Budget study abroad. Low prices,
academic quality. Open to all.
Earn college credit. Easy to register.
Quick confirmation. Flexibility.
Can pay balance at arrival, or in advance.
Go with CSA - Center For Study Abroad.
Low cost programs since 1990. See website.
Become a world citizen with Easy Languages! ! Our language immersion programs bring you into the heart of any culture and offer you the added benefit of accelerated language learning. Courses start year round are available around the world. No minimum GPA required. For details, click here!
There is a tek kreluk fruit shake stand on the corner near our Phnom
Penh house. We go there on late nights after work at the Cambodia Daily. We walk out of our concrete-walled, metal-gated, concertina-wired
villa, and step into darkness. Like gunslingers, we mosey down the middle
of the abandoned street, avoiding puddles of mud and urine and floating
trash. Two of our staff have been robbed on this road by the police.
We joke nervously about this. It's about 500 meters to the light of
Monivong Boulevard, and the whirring sound of tek kreluk blenders.
The stands line the length of Monivong. We sit outside at a plastic
table in plastic chairs under a pale florescent light and watch the
Cambodians wake and start their day. Motor scooters buzz by, as cyclo
drivers silently peddle their three-wheeled passenger vehicles. Some
carry charred wood, others iron rebar, and still others live chickens.
Normally, Monivong is one of the busiest streets in the city. Chaos
and disregard for personal safety prevail, as scooters and motorcycles,
cars and Land Rovers all mish-mash together at a reasonably safe thirty
miles per hour. Occasionally, two scooters collide, sending the riders
sprawling. At night though, things are quiet. Cambodians go to bed early,
often around 8 p.m., and rise before partying Western expats even think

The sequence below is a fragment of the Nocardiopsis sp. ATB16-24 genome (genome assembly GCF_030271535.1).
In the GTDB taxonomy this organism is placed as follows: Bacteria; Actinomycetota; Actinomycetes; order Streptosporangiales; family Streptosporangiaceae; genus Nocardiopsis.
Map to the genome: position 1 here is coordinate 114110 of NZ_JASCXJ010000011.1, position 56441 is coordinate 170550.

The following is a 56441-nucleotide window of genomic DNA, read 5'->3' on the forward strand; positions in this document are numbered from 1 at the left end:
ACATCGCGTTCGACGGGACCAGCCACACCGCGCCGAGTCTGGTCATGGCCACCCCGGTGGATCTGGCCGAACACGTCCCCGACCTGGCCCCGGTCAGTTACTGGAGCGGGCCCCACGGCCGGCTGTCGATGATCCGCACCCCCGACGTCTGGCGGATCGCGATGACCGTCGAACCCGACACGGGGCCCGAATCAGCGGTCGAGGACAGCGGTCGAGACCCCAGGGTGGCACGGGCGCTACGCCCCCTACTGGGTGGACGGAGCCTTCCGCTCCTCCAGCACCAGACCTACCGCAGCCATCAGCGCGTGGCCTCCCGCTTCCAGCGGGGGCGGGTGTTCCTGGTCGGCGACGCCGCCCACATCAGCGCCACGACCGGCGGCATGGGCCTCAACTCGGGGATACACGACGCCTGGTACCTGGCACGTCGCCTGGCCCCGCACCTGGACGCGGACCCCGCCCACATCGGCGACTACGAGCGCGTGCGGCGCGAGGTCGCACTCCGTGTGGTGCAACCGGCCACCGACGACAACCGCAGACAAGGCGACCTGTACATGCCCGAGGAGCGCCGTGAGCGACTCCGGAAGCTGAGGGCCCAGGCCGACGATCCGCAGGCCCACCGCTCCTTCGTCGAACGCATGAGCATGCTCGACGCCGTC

about going to bed.
In the native language Khmer, tek kreluk means "water shake." A smiling
Cambodian puts into a blender whatever fruits and vegetables are in
season: pineapple, papaya, durian, mango, dragon fruit, carrot, banana,
and others, a tornado of reds, yellows, and oranges. On top of that,
you get a raw egg, a cup of condensed milk and a load of ice.
Our stand is next to a massage parlor, a thinly disguised brothel.
Not that it needs to be. Prostitution in Cambodia is as accepted as
the sunrise, or government corruption. It happens every day, and always
will, people figure. Sometimes, while we drink our fruit shakes, a prostitute
will come out of the parlor and joke with the tek kreluk girls. They
will chatter in singsong Khmer, laugh, whack each other, joke. The prostitutes
do not speak to us. They perhaps recognize us as locals, not sex tourists.
This is good. We can relax. We drink with students, masons, teachers,
drivers, gangsters. Cambodia has all kinds, and they all love tek kreluk.
Teenagers meet here for a date, businessmen loosen their ties and debate
whether to drink something before or after visiting with the girls next
door, and old men sit around reminiscing. I wonder if the old men think
about Toul Sleng while they sip the sweet fruit juices.
Two blocks behind our little tek kreluk stand are the remnants of Toul
Sleng Prison, S-21, where 16,000 Cambodians died under Pol Pot's Khmer
Rouge regime from 1975 to 1979. They were held under water, whipped,
cut, burned, bludgeoned, and beaten. They had their pictures taken before
they died. They were chained to iron bed frames, forced to defecate
in U.S. military ammunition canisters. The Khmer Rouge leaders were
a paranoid sort, and more than a million and as many as two million
Cambodians died during their political purges. Slowly the Khmer Rouge
began to collapse on itself, losing power to a Vietnamese force that
took over in 1979.
In some ways, Cambodia has never recovered from all of that. Nearly
all Cambodians flinch at the first sign of physical contact. They laugh,
play ticklish, and poke me playfully in return. But underneath, I get
the feeling they remember things. They can't forget, and it's hard to
let their guard down. Ghosts, spirits, photos, and piles of skulls at
monuments won't allow them to. Nor can a casual visitor ignore any of
it. I look at my coworkers at the paper and the tek kreluk girls, at
their cheerful faces and benevolent smiles, and I can't understand how
such an awful thing like the Khmer Rouge regime happened to them. In
the face of such things, my concept of justice simply dissipates. I
can barely find anyone who wasn't personally affected by the regime.
My coworker's father was executed. My friend has no idea where his mother
is. Others lost sisters, brothers, or uncles. But I would never know
this sitting at my tek kreluk stand on a humid Cambodian night.
And the smiling, singing Cambodian girl at the tek krulek stand tells
me nothing of any of this. Once the ingredients are mixed together,
she serves our glasses to my friends and me with straws and glasses
of fruit-flavored water. She often sits down with us and plays a game
on paper similar to tic-tac-toe, or practices her English. But she never
mentions the Khmer Rouge or Toul Sleng, as if a tek kreluk shake can
sweeten the past too.